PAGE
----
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Sean Taylor

The Death of Sean Taylor: One Year Later

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By Amy Shipley
Washington Post Staff Writer
Wednesday, November 26, 2008

MIAMI -- White tulips replaced the yellow roses from just days previous in the large vase next to the granite tombstone engraved with three footballs and a maroon-shirted football player. "Sean Taylor, April 1, 1983, Nov. 27, 2007," the tablet reads, "WE LOVE YOU."

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Twice a week, every week, Taylor's father Pedro visits the grave site. It sits on grassy island of memorials at the far end of a West Miami cemetery, the rumble of traffic from a busy boulevard nearby thwarting hopes for solitude.

"Right there, I just thank him for being who he was," Pedro Taylor explained.

Sean Taylor's half-sister, Monika Martin, hasn't mustered such strength. The last time she laid eyes on her brother's grave was when he was buried.

"I can't go. It's just too difficult for me," she said. "We were very close. It's just too much."

One year after intruders fatally shot Taylor during an attempted burglary of his Miami area home, the case is grinding slowly through the Florida court system, and the gradual release of court documents has only stoked the pain for those closest to the former all-pro safety for the Washington Redskins. Relevant police reports, witness interviews and defendants' statements have painted an increasingly tragic picture, revealing the depths to which Taylor's generosity to family members and his openness with their friends provided opportunity to his alleged killers.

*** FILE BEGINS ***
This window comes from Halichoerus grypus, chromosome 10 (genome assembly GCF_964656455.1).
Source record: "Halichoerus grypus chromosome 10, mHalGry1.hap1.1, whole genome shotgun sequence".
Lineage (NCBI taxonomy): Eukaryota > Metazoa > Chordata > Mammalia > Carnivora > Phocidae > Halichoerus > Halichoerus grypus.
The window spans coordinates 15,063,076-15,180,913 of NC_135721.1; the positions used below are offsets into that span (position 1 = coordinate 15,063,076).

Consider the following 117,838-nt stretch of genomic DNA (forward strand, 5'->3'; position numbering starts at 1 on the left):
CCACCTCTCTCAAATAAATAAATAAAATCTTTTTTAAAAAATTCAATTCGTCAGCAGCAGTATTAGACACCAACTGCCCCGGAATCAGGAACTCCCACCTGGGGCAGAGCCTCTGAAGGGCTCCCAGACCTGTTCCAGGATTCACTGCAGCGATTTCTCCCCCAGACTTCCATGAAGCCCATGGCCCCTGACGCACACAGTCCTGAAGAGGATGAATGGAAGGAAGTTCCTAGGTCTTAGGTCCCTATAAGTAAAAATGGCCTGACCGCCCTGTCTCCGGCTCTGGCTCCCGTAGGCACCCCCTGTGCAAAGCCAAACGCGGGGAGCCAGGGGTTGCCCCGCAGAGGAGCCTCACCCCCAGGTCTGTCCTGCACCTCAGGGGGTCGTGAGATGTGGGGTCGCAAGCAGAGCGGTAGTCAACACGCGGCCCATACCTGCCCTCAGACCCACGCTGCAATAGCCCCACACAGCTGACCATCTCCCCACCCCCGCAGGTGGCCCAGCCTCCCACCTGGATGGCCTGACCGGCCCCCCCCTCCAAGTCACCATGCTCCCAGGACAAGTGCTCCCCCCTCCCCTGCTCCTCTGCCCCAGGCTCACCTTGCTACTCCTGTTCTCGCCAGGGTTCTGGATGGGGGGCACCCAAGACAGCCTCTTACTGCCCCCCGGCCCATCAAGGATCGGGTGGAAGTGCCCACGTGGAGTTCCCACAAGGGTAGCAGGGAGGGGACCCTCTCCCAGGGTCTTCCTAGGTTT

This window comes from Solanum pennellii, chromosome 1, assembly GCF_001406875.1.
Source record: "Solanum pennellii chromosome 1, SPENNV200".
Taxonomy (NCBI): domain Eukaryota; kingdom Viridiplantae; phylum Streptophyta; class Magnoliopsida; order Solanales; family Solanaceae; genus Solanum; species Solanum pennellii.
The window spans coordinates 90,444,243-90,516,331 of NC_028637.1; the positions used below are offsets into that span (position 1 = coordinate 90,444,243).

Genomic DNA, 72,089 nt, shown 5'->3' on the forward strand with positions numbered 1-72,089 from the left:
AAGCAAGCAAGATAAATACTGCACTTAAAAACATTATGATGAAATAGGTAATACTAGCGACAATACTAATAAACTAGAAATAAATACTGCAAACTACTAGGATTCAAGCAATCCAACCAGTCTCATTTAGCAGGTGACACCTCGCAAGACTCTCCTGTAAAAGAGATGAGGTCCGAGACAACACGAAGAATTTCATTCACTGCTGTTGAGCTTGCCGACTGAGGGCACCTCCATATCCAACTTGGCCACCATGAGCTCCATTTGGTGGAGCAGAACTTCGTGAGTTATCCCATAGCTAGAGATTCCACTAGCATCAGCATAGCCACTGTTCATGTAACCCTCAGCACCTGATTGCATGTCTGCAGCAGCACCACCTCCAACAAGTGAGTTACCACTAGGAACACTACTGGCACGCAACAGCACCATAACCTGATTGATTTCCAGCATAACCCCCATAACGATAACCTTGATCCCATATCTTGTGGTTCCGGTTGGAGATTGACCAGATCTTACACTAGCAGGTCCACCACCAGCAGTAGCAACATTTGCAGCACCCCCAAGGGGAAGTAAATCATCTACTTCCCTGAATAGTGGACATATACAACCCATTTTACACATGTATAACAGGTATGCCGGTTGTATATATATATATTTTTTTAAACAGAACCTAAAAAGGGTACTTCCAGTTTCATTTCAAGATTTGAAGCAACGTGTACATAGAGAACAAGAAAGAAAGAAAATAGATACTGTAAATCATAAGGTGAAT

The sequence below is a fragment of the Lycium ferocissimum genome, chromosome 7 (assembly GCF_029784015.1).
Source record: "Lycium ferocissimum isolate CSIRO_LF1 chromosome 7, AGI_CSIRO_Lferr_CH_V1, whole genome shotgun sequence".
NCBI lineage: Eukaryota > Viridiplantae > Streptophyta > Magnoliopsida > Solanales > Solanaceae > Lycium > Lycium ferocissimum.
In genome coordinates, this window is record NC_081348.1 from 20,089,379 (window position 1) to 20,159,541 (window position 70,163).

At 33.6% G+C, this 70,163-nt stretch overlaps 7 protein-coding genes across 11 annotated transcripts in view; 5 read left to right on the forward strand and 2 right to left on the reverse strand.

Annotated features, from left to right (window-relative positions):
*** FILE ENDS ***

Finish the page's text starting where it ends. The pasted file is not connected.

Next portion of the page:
His death brought a spare parceling of his $5.8 million estate -- because Taylor didn't have a will, a judge in August ordered that all of it descend to his only child, Jackie Taylor, 2 -- and a more harsh division of the myriad lives once entwined with it.

"It was probably one of the worst things I've ever been through," Martin said. "Nobody knows why this happened."

Four of the five men from Fort Myers, Fla., charged with first-degree murder and armed burglary in connection with the Nov. 26, 2007, shooting await trial, which has been twice postponed and is now set for March.

One, Venjah K. Hunte, 21, pleaded guilty and is serving a 29-year jail sentence. The other defendants -- Eric Rivera Jr., 18, the alleged gunman; Charles Kendrick Lee Wardlow, 19; Jason Scott Mitchell, 20; and Timmy Lee Brown, 17, who was arrested in May, six months after the others -- waived their rights to a speedy trial, meaning the case could drag on for years.

Meanwhile, the sprawling, buttercup yellow ranch house that until Taylor's death was considered a meeting spot for friends and family sits deserted and desolate. White hurricane shutters cover the sliding glass doors and windows. A heavy chain secures the iron entry gates. A large trash can sits in the otherwise empty driveway, and the house's primary occupants, Taylor's mother Donna Junor, half-sister Sasha Johnson and half-brother Jamal Johnson, have scattered throughout South Florida, the siblings taking up residence with other family members.

At least eight people besides Taylor and his girlfriend lived at various times in the four-bedroom residence that Taylor bought in 2005 for $900,000, according to property records, interviews and court documents. A host of others stayed there infrequently, and about 20 people, including Mitchell, attended a 21st birthday party there for Sasha Johnson less than two months before Taylor's death.


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